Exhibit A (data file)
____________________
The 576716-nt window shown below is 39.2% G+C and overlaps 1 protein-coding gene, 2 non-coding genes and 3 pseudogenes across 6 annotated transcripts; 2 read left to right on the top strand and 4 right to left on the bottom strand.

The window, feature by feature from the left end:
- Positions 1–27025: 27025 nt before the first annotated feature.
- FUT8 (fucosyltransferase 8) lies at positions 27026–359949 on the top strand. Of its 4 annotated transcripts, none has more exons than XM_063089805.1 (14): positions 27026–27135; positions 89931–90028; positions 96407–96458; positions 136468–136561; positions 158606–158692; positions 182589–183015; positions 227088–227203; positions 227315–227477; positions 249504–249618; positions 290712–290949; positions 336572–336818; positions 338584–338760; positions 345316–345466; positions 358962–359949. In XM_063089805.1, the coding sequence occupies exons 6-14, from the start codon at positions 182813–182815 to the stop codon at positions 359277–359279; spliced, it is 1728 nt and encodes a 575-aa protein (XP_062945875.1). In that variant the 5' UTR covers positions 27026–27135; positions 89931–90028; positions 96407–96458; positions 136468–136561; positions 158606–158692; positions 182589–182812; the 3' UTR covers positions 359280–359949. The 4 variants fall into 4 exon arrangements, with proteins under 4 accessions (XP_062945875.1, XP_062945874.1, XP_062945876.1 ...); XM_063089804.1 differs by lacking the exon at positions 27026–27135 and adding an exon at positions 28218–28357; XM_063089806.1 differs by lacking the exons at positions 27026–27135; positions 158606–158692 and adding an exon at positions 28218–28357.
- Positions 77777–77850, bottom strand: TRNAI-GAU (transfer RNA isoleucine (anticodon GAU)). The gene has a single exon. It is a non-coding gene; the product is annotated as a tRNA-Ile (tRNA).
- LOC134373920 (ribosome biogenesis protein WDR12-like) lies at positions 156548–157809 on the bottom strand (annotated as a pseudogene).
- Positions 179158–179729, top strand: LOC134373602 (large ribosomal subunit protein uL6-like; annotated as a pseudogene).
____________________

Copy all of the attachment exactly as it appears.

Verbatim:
The 576716-nt window shown below is 39.2% G+C and overlaps 1 protein-coding gene, 2 non-coding genes and 3 pseudogenes across 6 annotated transcripts; 2 read left to right on the top strand and 4 right to left on the bottom strand.

The window, feature by feature from the left end:
- Positions 1–27025: 27025 nt before the first annotated feature.
- FUT8 (fucosyltransferase 8) lies at positions 27026–359949 on the top strand. Of its 4 annotated transcripts, none has more exons than XM_063089805.1 (14): positions 27026–27135; positions 89931–90028; positions 96407–96458; positions 136468–136561; positions 158606–158692; positions 182589–183015; positions 227088–227203; positions 227315–227477; positions 249504–249618; positions 290712–290949; positions 336572–336818; positions 338584–338760; positions 345316–345466; positions 358962–359949. In XM_063089805.1, the coding sequence occupies exons 6-14, from the start codon at positions 182813–182815 to the stop codon at positions 359277–359279; spliced, it is 1728 nt and encodes a 575-aa protein (XP_062945875.1). In that variant the 5' UTR covers positions 27026–27135; positions 89931–90028; positions 96407–96458; positions 136468–136561; positions 158606–158692; positions 182589–182812; the 3' UTR covers positions 359280–359949. The 4 variants fall into 4 exon arrangements, with proteins under 4 accessions (XP_062945875.1, XP_062945874.1, XP_062945876.1 ...); XM_063089804.1 differs by lacking the exon at positions 27026–27135 and adding an exon at positions 28218–28357; XM_063089806.1 differs by lacking the exons at positions 27026–27135; positions 158606–158692 and adding an exon at positions 28218–28357.
- Positions 77777–77850, bottom strand: TRNAI-GAU (transfer RNA isoleucine (anticodon GAU)). The gene has a single exon. It is a non-coding gene; the product is annotated as a tRNA-Ile (tRNA).
- LOC134373920 (ribosome biogenesis protein WDR12-like) lies at positions 156548–157809 on the bottom strand (annotated as a pseudogene).
- Positions 179158–179729, top strand: LOC134373602 (large ribosomal subunit protein uL6-like; annotated as a pseudogene).